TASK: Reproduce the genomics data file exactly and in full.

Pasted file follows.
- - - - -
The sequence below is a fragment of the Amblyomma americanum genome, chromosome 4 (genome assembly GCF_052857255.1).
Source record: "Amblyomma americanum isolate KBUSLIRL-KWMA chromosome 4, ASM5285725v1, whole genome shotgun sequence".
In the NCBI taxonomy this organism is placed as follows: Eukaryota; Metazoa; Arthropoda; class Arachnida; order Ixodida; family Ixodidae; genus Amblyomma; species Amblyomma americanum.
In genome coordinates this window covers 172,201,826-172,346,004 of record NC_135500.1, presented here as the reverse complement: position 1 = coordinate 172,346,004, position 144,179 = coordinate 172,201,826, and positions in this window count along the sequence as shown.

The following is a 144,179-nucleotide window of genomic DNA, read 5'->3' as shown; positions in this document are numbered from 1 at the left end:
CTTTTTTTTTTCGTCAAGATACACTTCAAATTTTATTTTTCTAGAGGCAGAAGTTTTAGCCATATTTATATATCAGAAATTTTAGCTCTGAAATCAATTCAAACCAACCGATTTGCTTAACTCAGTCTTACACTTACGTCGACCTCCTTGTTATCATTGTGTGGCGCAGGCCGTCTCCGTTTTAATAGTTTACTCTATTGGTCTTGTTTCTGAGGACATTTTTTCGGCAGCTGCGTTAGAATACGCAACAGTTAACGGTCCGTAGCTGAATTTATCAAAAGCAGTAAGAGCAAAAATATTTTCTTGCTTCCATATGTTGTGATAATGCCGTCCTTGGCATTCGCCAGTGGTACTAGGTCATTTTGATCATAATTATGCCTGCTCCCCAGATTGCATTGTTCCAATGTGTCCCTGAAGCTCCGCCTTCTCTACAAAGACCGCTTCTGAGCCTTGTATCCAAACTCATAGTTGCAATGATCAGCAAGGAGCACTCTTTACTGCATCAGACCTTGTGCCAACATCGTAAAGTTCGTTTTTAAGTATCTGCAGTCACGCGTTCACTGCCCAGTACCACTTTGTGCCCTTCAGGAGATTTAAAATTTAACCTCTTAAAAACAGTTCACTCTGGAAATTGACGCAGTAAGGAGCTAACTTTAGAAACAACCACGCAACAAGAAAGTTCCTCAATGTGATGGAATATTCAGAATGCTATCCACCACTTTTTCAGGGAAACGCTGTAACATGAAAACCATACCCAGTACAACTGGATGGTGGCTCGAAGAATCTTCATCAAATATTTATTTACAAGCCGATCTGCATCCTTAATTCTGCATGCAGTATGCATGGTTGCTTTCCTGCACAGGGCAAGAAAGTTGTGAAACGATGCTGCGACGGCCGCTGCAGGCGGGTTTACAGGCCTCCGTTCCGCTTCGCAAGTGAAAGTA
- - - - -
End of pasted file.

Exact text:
The sequence below is a fragment of the Amblyomma americanum genome, chromosome 4 (genome assembly GCF_052857255.1).
Source record: "Amblyomma americanum isolate KBUSLIRL-KWMA chromosome 4, ASM5285725v1, whole genome shotgun sequence".
In the NCBI taxonomy this organism is placed as follows: Eukaryota; Metazoa; Arthropoda; class Arachnida; order Ixodida; family Ixodidae; genus Amblyomma; species Amblyomma americanum.
In genome coordinates this window covers 172,201,826-172,346,004 of record NC_135500.1, presented here as the reverse complement: position 1 = coordinate 172,346,004, position 144,179 = coordinate 172,201,826, and positions in this window count along the sequence as shown.

The following is a 144,179-nucleotide window of genomic DNA, read 5'->3' as shown; positions in this document are numbered from 1 at the left end:
CTTTTTTTTTTCGTCAAGATACACTTCAAATTTTATTTTTCTAGAGGCAGAAGTTTTAGCCATATTTATATATCAGAAATTTTAGCTCTGAAATCAATTCAAACCAACCGATTTGCTTAACTCAGTCTTACACTTACGTCGACCTCCTTGTTATCATTGTGTGGCGCAGGCCGTCTCCGTTTTAATAGTTTACTCTATTGGTCTTGTTTCTGAGGACATTTTTTCGGCAGCTGCGTTAGAATACGCAACAGTTAACGGTCCGTAGCTGAATTTATCAAAAGCAGTAAGAGCAAAAATATTTTCTTGCTTCCATATGTTGTGATAATGCCGTCCTTGGCATTCGCCAGTGGTACTAGGTCATTTTGATCATAATTATGCCTGCTCCCCAGATTGCATTGTTCCAATGTGTCCCTGAAGCTCCGCCTTCTCTACAAAGACCGCTTCTGAGCCTTGTATCCAAACTCATAGTTGCAATGATCAGCAAGGAGCACTCTTTACTGCATCAGACCTTGTGCCAACATCGTAAAGTTCGTTTTTAAGTATCTGCAGTCACGCGTTCACTGCCCAGTACCACTTTGTGCCCTTCAGGAGATTTAAAATTTAACCTCTTAAAAACAGTTCACTCTGGAAATTGACGCAGTAAGGAGCTAACTTTAGAAACAACCACGCAACAAGAAAGTTCCTCAATGTGATGGAATATTCAGAATGCTATCCACCACTTTTTCAGGGAAACGCTGTAACATGAAAACCATACCCAGTACAACTGGATGGTGGCTCGAAGAATCTTCATCAAATATTTATTTACAAGCCGATCTGCATCCTTAATTCTGCATGCAGTATGCATGGTTGCTTTCCTGCACAGGGCAAGAAAGTTGTGAAACGATGCTGCGACGGCCGCTGCAGGCGGGTTTACAGGCCTCCGTTCCGCTTCGCAAGTGAAAGTA